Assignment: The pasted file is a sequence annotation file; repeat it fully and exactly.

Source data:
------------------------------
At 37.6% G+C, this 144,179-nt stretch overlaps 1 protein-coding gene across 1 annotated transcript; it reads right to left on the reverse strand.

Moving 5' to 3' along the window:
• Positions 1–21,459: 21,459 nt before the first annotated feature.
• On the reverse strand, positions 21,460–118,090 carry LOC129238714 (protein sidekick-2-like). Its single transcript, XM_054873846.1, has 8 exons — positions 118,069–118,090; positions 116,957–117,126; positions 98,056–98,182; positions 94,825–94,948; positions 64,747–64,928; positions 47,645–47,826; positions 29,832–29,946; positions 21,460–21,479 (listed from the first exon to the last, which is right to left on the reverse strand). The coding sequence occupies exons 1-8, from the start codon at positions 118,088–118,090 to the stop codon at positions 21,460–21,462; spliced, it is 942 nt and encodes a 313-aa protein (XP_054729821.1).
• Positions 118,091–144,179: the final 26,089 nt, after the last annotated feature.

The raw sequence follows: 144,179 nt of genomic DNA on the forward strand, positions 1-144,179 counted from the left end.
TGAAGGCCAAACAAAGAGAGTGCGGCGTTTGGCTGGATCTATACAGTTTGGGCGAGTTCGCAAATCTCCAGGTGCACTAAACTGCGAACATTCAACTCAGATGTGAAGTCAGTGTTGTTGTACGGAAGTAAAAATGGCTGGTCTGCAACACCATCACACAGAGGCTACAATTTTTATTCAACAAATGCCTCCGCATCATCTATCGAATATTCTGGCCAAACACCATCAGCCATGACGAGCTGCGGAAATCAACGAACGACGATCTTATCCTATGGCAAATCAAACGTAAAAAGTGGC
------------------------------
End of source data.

At 37.6% G+C, this 144,179-nt stretch overlaps 1 protein-coding gene across 1 annotated transcript; it reads right to left on the reverse strand.

Moving 5' to 3' along the window:
• Positions 1–21,459: 21,459 nt before the first annotated feature.
• On the reverse strand, positions 21,460–118,090 carry LOC129238714 (protein sidekick-2-like). Its single transcript, XM_054873846.1, has 8 exons — positions 118,069–118,090; positions 116,957–117,126; positions 98,056–98,182; positions 94,825–94,948; positions 64,747–64,928; positions 47,645–47,826; positions 29,832–29,946; positions 21,460–21,479 (listed from the first exon to the last, which is right to left on the reverse strand). The coding sequence occupies exons 1-8, from the start codon at positions 118,088–118,090 to the stop codon at positions 21,460–21,462; spliced, it is 942 nt and encodes a 313-aa protein (XP_054729821.1).
• Positions 118,091–144,179: the final 26,089 nt, after the last annotated feature.

The raw sequence follows: 144,179 nt of genomic DNA on the forward strand, positions 1-144,179 counted from the left end.
TGAAGGCCAAACAAAGAGAGTGCGGCGTTTGGCTGGATCTATACAGTTTGGGCGAGTTCGCAAATCTCCAGGTGCACTAAACTGCGAACATTCAACTCAGATGTGAAGTCAGTGTTGTTGTACGGAAGTAAAAATGGCTGGTCTGCAACACCATCACACAGAGGCTACAATTTTTATTCAACAAATGCCTCCGCATCATCTATCGAATATTCTGGCCAAACACCATCAGCCATGACGAGCTGCGGAAATCAACGAACGACGATCTTATCCTATGGCAAATCAAACGTAAAAAGTGGC